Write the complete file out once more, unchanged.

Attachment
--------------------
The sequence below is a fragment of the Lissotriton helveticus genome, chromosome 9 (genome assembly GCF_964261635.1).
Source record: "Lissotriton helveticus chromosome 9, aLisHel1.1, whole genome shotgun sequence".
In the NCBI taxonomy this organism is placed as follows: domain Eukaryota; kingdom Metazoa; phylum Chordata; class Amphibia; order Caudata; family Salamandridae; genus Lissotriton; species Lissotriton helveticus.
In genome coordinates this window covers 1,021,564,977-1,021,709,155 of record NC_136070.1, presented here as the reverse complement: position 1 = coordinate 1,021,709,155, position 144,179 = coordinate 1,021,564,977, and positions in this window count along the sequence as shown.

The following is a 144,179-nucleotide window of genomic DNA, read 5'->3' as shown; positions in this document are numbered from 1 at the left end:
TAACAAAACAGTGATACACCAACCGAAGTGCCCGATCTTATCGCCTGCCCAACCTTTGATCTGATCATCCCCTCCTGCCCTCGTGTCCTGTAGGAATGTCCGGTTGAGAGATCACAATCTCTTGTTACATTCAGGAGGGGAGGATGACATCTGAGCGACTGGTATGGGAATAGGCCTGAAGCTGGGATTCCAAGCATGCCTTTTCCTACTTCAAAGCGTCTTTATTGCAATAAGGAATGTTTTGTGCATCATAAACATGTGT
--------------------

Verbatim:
The sequence below is a fragment of the Lissotriton helveticus genome, chromosome 9 (genome assembly GCF_964261635.1).
Source record: "Lissotriton helveticus chromosome 9, aLisHel1.1, whole genome shotgun sequence".
In the NCBI taxonomy this organism is placed as follows: domain Eukaryota; kingdom Metazoa; phylum Chordata; class Amphibia; order Caudata; family Salamandridae; genus Lissotriton; species Lissotriton helveticus.
In genome coordinates this window covers 1,021,564,977-1,021,709,155 of record NC_136070.1, presented here as the reverse complement: position 1 = coordinate 1,021,709,155, position 144,179 = coordinate 1,021,564,977, and positions in this window count along the sequence as shown.

The following is a 144,179-nucleotide window of genomic DNA, read 5'->3' as shown; positions in this document are numbered from 1 at the left end:
TAACAAAACAGTGATACACCAACCGAAGTGCCCGATCTTATCGCCTGCCCAACCTTTGATCTGATCATCCCCTCCTGCCCTCGTGTCCTGTAGGAATGTCCGGTTGAGAGATCACAATCTCTTGTTACATTCAGGAGGGGAGGATGACATCTGAGCGACTGGTATGGGAATAGGCCTGAAGCTGGGATTCCAAGCATGCCTTTTCCTACTTCAAAGCGTCTTTATTGCAATAAGGAATGTTTTGTGCATCATAAACATGTGT